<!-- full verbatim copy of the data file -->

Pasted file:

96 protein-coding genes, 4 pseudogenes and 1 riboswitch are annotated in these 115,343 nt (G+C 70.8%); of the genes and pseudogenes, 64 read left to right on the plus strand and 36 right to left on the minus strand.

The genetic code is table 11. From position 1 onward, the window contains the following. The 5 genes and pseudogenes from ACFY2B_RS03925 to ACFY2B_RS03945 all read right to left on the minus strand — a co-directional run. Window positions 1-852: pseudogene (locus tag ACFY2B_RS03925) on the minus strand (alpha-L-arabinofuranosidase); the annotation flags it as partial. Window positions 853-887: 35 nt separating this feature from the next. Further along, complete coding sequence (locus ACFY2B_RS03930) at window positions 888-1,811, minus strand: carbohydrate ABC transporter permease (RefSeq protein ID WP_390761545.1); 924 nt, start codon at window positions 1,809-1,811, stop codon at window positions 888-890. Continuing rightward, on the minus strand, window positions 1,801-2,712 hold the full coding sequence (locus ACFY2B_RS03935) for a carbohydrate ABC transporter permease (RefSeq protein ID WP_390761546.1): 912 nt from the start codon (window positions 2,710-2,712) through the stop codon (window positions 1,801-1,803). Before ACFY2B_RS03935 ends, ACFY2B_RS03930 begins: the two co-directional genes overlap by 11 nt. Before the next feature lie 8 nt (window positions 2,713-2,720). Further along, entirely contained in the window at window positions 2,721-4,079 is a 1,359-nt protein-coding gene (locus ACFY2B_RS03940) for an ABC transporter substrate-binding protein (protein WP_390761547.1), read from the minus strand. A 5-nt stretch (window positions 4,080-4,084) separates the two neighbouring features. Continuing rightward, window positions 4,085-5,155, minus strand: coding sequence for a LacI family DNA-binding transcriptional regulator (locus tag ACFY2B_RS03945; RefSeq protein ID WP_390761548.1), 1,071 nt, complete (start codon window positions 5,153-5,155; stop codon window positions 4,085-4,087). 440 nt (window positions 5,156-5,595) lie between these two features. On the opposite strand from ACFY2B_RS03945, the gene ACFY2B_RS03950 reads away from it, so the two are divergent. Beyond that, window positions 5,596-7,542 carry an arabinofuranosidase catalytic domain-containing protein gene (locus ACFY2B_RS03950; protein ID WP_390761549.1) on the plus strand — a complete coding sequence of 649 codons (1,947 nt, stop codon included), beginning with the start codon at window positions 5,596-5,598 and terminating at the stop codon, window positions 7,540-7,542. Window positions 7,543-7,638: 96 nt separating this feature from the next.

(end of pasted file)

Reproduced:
96 protein-coding genes, 4 pseudogenes and 1 riboswitch are annotated in these 115,343 nt (G+C 70.8%); of the genes and pseudogenes, 64 read left to right on the plus strand and 36 right to left on the minus strand.

The genetic code is table 11. From position 1 onward, the window contains the following. The 5 genes and pseudogenes from ACFY2B_RS03925 to ACFY2B_RS03945 all read right to left on the minus strand — a co-directional run. Window positions 1-852: pseudogene (locus tag ACFY2B_RS03925) on the minus strand (alpha-L-arabinofuranosidase); the annotation flags it as partial. Window positions 853-887: 35 nt separating this feature from the next. Further along, complete coding sequence (locus ACFY2B_RS03930) at window positions 888-1,811, minus strand: carbohydrate ABC transporter permease (RefSeq protein ID WP_390761545.1); 924 nt, start codon at window positions 1,809-1,811, stop codon at window positions 888-890. Continuing rightward, on the minus strand, window positions 1,801-2,712 hold the full coding sequence (locus ACFY2B_RS03935) for a carbohydrate ABC transporter permease (RefSeq protein ID WP_390761546.1): 912 nt from the start codon (window positions 2,710-2,712) through the stop codon (window positions 1,801-1,803). Before ACFY2B_RS03935 ends, ACFY2B_RS03930 begins: the two co-directional genes overlap by 11 nt. Before the next feature lie 8 nt (window positions 2,713-2,720). Further along, entirely contained in the window at window positions 2,721-4,079 is a 1,359-nt protein-coding gene (locus ACFY2B_RS03940) for an ABC transporter substrate-binding protein (protein WP_390761547.1), read from the minus strand. A 5-nt stretch (window positions 4,080-4,084) separates the two neighbouring features. Continuing rightward, window positions 4,085-5,155, minus strand: coding sequence for a LacI family DNA-binding transcriptional regulator (locus tag ACFY2B_RS03945; RefSeq protein ID WP_390761548.1), 1,071 nt, complete (start codon window positions 5,153-5,155; stop codon window positions 4,085-4,087). 440 nt (window positions 5,156-5,595) lie between these two features. On the opposite strand from ACFY2B_RS03945, the gene ACFY2B_RS03950 reads away from it, so the two are divergent. Beyond that, window positions 5,596-7,542 carry an arabinofuranosidase catalytic domain-containing protein gene (locus ACFY2B_RS03950; protein ID WP_390761549.1) on the plus strand — a complete coding sequence of 649 codons (1,947 nt, stop codon included), beginning with the start codon at window positions 5,596-5,598 and terminating at the stop codon, window positions 7,540-7,542. Window positions 7,543-7,638: 96 nt separating this feature from the next.